The article focuses on a California student described as one of his school’s brightest. His digital skills and passion for videos earned him an A in film critique. But he also got a D+ in English and an F in Algebra II, netting him a grade point average of 2.3. It took him two months to read 43 pages of an assigned book last summer. Nor has he gotten much exercise. The senior says “I haven’t done exercise since my sophomore year.” Books? He prefers YouTube, where “you can get a whole story in six minutes. A book takes so long. I prefer the immediate gratification.” And just how well does he handle multitasking? In fact, even that’s a problem: “I’m doing Facebook, YouTube, having a conversation or two with a friend, listening to music at the same time. I’m doing a million things at once, like a lot of people my age. Sometimes I’ll say: I need to stop this and do my schoolwork, but I can’t.”
Another student, who exchanges 27,000 text messages every month (!!!), reflects the same inability to focus on task: “I’ll be reading a book for homework and I’ll get a text message and pause my reading and put down the book, pick up the phone to reply to the text message, and then 20 minutes later realize, ‘Oh, I forgot to do my homework.’ ”
Researchers confirm what these stories tell us: “Several recent studies,” Richtel writes, “show that young people tend to use home computers for entertainment, not learning, and that this can hurt school performance, particularly in low-income families.”
A teacher puts it more plainly: “It’s a catastrophe.”
Read Matt Richtel’s Growing Up Digital, Wired for Distraction. And for additional background about the negative impact of screen technology see Watching Books, The Medium is Screens. The message is Distraction and More Evidence that Screens=Distraction.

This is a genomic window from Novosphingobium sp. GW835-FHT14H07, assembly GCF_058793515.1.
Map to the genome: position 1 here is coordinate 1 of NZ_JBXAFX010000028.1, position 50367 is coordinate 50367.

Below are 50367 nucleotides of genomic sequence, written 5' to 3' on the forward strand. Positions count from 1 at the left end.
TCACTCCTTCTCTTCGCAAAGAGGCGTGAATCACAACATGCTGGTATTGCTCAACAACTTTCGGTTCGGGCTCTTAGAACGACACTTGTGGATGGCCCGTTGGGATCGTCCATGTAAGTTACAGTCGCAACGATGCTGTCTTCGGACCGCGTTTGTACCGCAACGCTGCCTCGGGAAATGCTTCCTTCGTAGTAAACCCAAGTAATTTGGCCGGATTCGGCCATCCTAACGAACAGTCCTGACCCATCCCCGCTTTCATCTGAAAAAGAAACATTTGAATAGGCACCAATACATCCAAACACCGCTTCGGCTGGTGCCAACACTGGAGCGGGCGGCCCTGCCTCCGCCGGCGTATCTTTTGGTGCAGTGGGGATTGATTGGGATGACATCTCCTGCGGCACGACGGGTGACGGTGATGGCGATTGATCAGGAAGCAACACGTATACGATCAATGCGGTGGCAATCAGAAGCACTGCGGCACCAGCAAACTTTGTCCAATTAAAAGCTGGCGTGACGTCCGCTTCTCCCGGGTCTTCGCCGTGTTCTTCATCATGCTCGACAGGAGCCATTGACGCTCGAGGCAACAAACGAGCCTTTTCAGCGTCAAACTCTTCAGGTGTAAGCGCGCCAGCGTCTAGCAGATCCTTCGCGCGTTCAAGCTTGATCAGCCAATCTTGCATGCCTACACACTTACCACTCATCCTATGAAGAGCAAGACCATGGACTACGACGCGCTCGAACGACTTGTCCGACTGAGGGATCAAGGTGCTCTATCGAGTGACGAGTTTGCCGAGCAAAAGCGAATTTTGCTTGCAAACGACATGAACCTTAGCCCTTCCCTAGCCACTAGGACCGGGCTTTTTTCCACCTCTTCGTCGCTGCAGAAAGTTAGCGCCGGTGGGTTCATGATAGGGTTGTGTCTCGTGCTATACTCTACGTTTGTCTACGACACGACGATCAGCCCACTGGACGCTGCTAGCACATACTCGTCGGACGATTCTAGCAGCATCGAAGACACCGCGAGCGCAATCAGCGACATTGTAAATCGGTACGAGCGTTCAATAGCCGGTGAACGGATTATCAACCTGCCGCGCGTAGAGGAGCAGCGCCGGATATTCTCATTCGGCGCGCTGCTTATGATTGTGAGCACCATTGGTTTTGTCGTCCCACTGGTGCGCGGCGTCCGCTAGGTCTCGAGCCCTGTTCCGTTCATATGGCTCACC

Every Blogger owes a debt of gratitude to newspapers and magazines. This posting relies on original research and reporting performed by The New York Times.
When people talk about e-books in color, what exactly do they mean? Is it that the device’s frame comes in rainbow colors (like the now-defunct Cool-er) while the screen remains black and white e-ink? Or do they mean there is a color strip at the bottom of a black and white screen – The Nook – displaying colorful thumbnails of book covers?
Or is it that the black print will be replaced by yellow or green or blue or red ink and the background will be red or blue or green or yellow?
That question isn’t answered, or even really raised, in an article by Anne Eisenberg in the New York Times updating us on developments in color e-books Is the question so big no one knows how to articulate it? Or is it such a fundamental assumption that we don’t need to articulate it at all?